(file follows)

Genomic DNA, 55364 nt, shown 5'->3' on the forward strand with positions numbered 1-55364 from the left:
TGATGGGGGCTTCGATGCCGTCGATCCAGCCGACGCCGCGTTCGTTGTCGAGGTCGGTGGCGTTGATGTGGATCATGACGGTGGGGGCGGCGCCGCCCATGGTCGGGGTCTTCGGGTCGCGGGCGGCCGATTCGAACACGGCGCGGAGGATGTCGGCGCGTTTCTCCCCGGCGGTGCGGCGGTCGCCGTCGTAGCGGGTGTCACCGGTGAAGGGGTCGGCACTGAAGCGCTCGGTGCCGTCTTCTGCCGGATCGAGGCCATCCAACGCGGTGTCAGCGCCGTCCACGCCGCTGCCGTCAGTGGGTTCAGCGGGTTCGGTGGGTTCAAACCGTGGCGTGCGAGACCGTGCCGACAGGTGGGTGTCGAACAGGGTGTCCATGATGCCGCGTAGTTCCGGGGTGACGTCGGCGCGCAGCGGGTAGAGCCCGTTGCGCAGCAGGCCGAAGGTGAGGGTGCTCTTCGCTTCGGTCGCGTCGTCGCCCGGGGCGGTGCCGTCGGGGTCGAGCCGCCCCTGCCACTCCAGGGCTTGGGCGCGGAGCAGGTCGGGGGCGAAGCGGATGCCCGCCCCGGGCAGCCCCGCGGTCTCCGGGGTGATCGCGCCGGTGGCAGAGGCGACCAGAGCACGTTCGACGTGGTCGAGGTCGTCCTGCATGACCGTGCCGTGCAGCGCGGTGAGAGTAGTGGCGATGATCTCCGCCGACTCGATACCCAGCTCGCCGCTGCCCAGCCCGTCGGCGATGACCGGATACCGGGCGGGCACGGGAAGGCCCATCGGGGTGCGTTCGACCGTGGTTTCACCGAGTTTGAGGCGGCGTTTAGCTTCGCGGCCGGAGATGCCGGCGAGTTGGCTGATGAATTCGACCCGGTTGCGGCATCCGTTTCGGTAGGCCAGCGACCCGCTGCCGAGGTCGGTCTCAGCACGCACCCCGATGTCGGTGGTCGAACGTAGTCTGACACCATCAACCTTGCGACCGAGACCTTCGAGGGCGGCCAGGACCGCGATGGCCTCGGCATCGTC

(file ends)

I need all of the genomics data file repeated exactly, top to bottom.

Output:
Genomic DNA, 55364 nt, shown 5'->3' on the forward strand with positions numbered 1-55364 from the left:
TGATGGGGGCTTCGATGCCGTCGATCCAGCCGACGCCGCGTTCGTTGTCGAGGTCGGTGGCGTTGATGTGGATCATGACGGTGGGGGCGGCGCCGCCCATGGTCGGGGTCTTCGGGTCGCGGGCGGCCGATTCGAACACGGCGCGGAGGATGTCGGCGCGTTTCTCCCCGGCGGTGCGGCGGTCGCCGTCGTAGCGGGTGTCACCGGTGAAGGGGTCGGCACTGAAGCGCTCGGTGCCGTCTTCTGCCGGATCGAGGCCATCCAACGCGGTGTCAGCGCCGTCCACGCCGCTGCCGTCAGTGGGTTCAGCGGGTTCGGTGGGTTCAAACCGTGGCGTGCGAGACCGTGCCGACAGGTGGGTGTCGAACAGGGTGTCCATGATGCCGCGTAGTTCCGGGGTGACGTCGGCGCGCAGCGGGTAGAGCCCGTTGCGCAGCAGGCCGAAGGTGAGGGTGCTCTTCGCTTCGGTCGCGTCGTCGCCCGGGGCGGTGCCGTCGGGGTCGAGCCGCCCCTGCCACTCCAGGGCTTGGGCGCGGAGCAGGTCGGGGGCGAAGCGGATGCCCGCCCCGGGCAGCCCCGCGGTCTCCGGGGTGATCGCGCCGGTGGCAGAGGCGACCAGAGCACGTTCGACGTGGTCGAGGTCGTCCTGCATGACCGTGCCGTGCAGCGCGGTGAGAGTAGTGGCGATGATCTCCGCCGACTCGATACCCAGCTCGCCGCTGCCCAGCCCGTCGGCGATGACCGGATACCGGGCGGGCACGGGAAGGCCCATCGGGGTGCGTTCGACCGTGGTTTCACCGAGTTTGAGGCGGCGTTTAGCTTCGCGGCCGGAGATGCCGGCGAGTTGGCTGATGAATTCGACCCGGTTGCGGCATCCGTTTCGGTAGGCCAGCGACCCGCTGCCGAGGTCGGTCTCAGCACGCACCCCGATGTCGGTGGTCGAACGTAGTCTGACACCATCAACCTTGCGACCGAGACCTTCGAGGGCGGCCAGGACCGCGATGGCCTCGGCATCGTC